Storrs, Conn. (CBS CONNECTICUT) — Men and women who are too economically dependent on their spouses are more likely to cheat, with both sides becoming more likely to cheat on a distant breadwinner.
Men who earn significantly less than their wives are most likely to cheat.
A University of Connecticut study of 2,757 married Americans between the ages of 18 and 32 finds that many couples attempt to restore relationship equality through infidelity – with the compensatory cheating behavior balancing out the spousal income separation and feelings of inadequacy.
University of Connecticut sociologist Christin Munsch concludes from her research that “infidelity may allow economically dependent men to engage in compensatory behavior while simultaneously distancing themselves from breadwinning spouses.”
On the other hand, she finds that women who make more than their husbands would often remain faithful to keep a potentially strained relationship intact and neutralize “gender deviance.” Five percent of women who are economically dependent and 15 percent of men who make less than their wives were found to have affairs each year.
Men who are completely financially dependent on their spouse are the most likely to cheat, with their likeliness of cheating decreasing until they bring home 70 percent of the couple’s income. Above 70 percent, and men become increasingly less likely to cheat.
“Women who out-earn their husbands challenge the status quo,” says Munsch, noting that women are least likely to engage in infidelity when they earn 100 percent of the couple’s total income. “Previous research finds that women who are primary breadwinners are acutely aware of the ways in which they deviate from the cultural expectation that equates men with breadwinning. Consequently, previous research finds these women suffer from increased anxiety and insomnia and engage in what sociologists call ‘deviance neutralization behaviors.’”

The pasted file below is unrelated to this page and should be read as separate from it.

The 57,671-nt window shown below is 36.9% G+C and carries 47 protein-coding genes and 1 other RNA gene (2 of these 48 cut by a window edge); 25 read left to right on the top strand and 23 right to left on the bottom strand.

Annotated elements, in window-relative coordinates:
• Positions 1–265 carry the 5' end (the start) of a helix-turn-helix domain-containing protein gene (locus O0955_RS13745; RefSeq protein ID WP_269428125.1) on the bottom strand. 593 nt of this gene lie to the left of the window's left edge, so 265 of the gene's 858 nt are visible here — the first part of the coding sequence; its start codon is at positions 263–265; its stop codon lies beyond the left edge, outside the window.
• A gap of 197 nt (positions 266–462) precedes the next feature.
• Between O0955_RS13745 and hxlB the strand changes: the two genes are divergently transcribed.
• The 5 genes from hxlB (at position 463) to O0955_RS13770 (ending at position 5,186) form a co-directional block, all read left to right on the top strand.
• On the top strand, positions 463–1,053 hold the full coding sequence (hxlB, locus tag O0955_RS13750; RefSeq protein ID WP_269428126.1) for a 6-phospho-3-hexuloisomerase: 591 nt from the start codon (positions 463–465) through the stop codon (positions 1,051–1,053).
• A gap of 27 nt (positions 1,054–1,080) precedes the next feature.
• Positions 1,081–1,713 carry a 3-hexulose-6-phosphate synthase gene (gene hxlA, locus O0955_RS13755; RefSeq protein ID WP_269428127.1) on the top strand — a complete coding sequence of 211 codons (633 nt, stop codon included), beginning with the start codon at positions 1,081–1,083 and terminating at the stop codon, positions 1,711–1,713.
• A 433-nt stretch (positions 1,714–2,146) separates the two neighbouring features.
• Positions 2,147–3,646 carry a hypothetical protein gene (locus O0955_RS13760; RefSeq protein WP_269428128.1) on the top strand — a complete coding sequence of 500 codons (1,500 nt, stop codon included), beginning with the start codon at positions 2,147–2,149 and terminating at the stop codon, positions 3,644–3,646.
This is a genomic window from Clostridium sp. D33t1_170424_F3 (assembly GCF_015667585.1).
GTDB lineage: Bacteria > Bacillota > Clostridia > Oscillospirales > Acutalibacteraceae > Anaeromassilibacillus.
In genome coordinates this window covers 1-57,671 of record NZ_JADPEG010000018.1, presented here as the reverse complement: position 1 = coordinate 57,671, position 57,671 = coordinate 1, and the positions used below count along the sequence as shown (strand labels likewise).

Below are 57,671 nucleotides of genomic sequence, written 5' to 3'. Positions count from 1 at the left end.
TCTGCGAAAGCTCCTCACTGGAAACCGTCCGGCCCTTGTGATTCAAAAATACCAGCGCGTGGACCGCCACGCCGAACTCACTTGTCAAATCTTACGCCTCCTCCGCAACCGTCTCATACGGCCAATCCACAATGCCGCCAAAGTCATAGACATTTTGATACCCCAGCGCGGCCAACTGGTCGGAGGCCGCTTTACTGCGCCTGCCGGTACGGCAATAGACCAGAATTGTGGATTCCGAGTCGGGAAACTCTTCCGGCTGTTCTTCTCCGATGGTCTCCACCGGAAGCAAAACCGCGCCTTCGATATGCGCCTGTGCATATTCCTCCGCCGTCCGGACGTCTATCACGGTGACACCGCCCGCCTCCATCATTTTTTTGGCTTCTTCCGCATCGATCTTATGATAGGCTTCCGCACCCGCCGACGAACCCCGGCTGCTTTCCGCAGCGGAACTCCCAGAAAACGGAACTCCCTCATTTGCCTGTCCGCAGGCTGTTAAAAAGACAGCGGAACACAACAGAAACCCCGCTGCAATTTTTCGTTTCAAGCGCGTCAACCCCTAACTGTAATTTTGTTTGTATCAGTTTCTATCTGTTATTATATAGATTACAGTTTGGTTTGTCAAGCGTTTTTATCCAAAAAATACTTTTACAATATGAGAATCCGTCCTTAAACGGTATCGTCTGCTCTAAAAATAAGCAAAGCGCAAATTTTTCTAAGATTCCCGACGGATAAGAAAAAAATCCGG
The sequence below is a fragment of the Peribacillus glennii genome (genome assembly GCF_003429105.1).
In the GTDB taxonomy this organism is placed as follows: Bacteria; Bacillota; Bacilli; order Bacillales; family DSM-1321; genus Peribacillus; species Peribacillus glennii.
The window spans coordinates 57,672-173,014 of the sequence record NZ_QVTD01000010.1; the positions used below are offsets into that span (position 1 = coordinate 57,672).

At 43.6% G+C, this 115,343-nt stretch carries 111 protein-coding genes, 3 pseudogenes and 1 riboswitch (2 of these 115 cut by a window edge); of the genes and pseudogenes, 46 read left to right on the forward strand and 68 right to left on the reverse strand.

“These men are aware that their wives are truly dependent and may think that, as a result, their wives will not leave them even if they cheat,” Munsch explains.
“They also might be cheating in search of a partner who will contribute more economically to the relationship. A husband who earns significantly more than his wife and has an affair – think celebrities, athletes, and politicians – is the type of infidelity that regularly makes front-page news, so I wasn’t surprised to find that men who make a lot more than their wives are more likely to cheat than men in equal-earning relationships or relationships where they make a little bit more than their wives.
But Munsch said it was more surprising that men who earn a significantly larger share of the couple’s income were less likely to cheat than men who earn the least amount in the relationship.
“What is surprising, though, is that the increase in the likelihood of men engaging in infidelity that occurs as they make significantly more than their wives is relatively small compared to the increase in the likelihood of cheating that takes place among men as they become more economically dependent. But the affairs of economically dependent men simply don’t garner media attention, so we hear about this kind of infidelity far less often.”